On October 16, the Commission placed an additional limitation on the crediting scheme. Order No. 500-B, 52 Fed.Reg. 39,630 (1987). Concerned that a pipeline might deny access to gas jointly owned by several parties if any owner refused to credit transported volumes against the pipeline's take-or-pay obligation, the Commission decided that if owners accounting for at least 85% of the volume of gas to be transported agree to the crediting, the pipeline must provide access. The Commission concluded that this adjustment would not significantly reduce, and in some cases would increase, the benefit of crediting to pipelines because it would remove an impediment to open-access transportation, and hence to the receipt of credits against take-or-pay liability.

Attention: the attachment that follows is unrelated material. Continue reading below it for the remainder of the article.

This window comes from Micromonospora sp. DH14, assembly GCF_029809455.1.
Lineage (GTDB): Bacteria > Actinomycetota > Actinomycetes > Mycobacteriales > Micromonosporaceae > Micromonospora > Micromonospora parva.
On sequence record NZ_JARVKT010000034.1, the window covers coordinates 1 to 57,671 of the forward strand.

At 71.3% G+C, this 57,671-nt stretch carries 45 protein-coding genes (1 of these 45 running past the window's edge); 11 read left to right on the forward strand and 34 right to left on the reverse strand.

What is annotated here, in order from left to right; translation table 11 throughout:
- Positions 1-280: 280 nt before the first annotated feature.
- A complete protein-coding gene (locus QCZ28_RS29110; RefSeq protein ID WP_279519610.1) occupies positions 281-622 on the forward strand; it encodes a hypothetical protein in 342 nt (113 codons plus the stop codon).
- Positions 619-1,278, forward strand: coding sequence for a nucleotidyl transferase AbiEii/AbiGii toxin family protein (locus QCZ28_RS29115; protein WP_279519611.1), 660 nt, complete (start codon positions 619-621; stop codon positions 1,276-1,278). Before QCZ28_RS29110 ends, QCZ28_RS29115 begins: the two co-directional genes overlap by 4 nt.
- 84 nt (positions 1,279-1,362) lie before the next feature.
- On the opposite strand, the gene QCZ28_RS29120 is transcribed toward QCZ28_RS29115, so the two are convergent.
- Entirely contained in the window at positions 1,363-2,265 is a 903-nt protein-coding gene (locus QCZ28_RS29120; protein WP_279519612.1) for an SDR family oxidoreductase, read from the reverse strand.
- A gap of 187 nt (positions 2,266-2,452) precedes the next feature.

Order No. 500-C, issued on December 23, added several new exceptions, some relevant here, to the crediting requirement. 52 Fed.Reg. 48,986 (1987). First, a pipeline may not apply credits against an obligation to take casinghead gas, which is produced jointly with oil. The Commission was concerned that if a pipeline did not take all of the casinghead gas that it has committed to take, the producer would have either to stop the accompanying oil production or to flare the gas; either oil production would decline or gas would be wasted. The Commission called for comments on the effect of this exception, including an assessment of how much of the pipelines' take-or-pay liability involves casinghead gas. Second, in order to avoid reducing the incentive for a producer to develop new gas supplies, a pipeline is required to transport new gas, as defined by the Order, without receiving any credit, and it may not apply any credits earned by transporting other gas against its obligation to take or pay for new gas. Third, an exception to the crediting requirement was created for certain gas transported by both an intrastate pipeline and an interstate pipeline: a producer does not have to credit the interstate pipeline for transporting gas that has been released from a contract between the intrastate pipeline and the producer if the release agreement provides for crediting the intrastate pipeline.